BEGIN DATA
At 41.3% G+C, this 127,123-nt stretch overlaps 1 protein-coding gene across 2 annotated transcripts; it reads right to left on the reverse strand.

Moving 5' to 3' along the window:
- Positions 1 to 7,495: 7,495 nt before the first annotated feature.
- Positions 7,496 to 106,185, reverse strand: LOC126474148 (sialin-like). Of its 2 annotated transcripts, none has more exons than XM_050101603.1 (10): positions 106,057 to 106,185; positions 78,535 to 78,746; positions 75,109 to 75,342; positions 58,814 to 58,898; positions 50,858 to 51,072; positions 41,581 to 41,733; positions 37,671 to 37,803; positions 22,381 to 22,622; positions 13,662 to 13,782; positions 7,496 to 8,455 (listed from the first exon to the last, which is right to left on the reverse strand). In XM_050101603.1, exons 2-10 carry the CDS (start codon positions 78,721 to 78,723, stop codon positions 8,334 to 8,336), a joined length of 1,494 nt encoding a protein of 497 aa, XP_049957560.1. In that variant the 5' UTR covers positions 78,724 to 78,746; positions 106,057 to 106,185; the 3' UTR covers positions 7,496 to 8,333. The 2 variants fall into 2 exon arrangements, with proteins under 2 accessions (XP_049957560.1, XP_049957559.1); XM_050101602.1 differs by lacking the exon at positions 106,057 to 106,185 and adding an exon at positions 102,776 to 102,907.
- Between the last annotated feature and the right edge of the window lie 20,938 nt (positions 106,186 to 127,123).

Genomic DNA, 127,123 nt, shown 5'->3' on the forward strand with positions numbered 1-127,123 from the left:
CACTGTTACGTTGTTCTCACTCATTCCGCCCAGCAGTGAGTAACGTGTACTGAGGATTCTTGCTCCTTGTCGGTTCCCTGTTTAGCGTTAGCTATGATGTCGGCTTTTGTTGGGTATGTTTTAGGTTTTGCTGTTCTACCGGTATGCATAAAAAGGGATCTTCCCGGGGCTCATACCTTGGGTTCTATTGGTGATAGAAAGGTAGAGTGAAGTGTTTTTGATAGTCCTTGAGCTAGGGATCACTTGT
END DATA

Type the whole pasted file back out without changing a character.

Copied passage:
At 41.3% G+C, this 127,123-nt stretch overlaps 1 protein-coding gene across 2 annotated transcripts; it reads right to left on the reverse strand.

Moving 5' to 3' along the window:
- Positions 1 to 7,495: 7,495 nt before the first annotated feature.
- Positions 7,496 to 106,185, reverse strand: LOC126474148 (sialin-like). Of its 2 annotated transcripts, none has more exons than XM_050101603.1 (10): positions 106,057 to 106,185; positions 78,535 to 78,746; positions 75,109 to 75,342; positions 58,814 to 58,898; positions 50,858 to 51,072; positions 41,581 to 41,733; positions 37,671 to 37,803; positions 22,381 to 22,622; positions 13,662 to 13,782; positions 7,496 to 8,455 (listed from the first exon to the last, which is right to left on the reverse strand). In XM_050101603.1, exons 2-10 carry the CDS (start codon positions 78,721 to 78,723, stop codon positions 8,334 to 8,336), a joined length of 1,494 nt encoding a protein of 497 aa, XP_049957560.1. In that variant the 5' UTR covers positions 78,724 to 78,746; positions 106,057 to 106,185; the 3' UTR covers positions 7,496 to 8,333. The 2 variants fall into 2 exon arrangements, with proteins under 2 accessions (XP_049957560.1, XP_049957559.1); XM_050101602.1 differs by lacking the exon at positions 106,057 to 106,185 and adding an exon at positions 102,776 to 102,907.
- Between the last annotated feature and the right edge of the window lie 20,938 nt (positions 106,186 to 127,123).

Genomic DNA, 127,123 nt, shown 5'->3' on the forward strand with positions numbered 1-127,123 from the left:
CACTGTTACGTTGTTCTCACTCATTCCGCCCAGCAGTGAGTAACGTGTACTGAGGATTCTTGCTCCTTGTCGGTTCCCTGTTTAGCGTTAGCTATGATGTCGGCTTTTGTTGGGTATGTTTTAGGTTTTGCTGTTCTACCGGTATGCATAAAAAGGGATCTTCCCGGGGCTCATACCTTGGGTTCTATTGGTGATAGAAAGGTAGAGTGAAGTGTTTTTGATAGTCCTTGAGCTAGGGATCACTTGT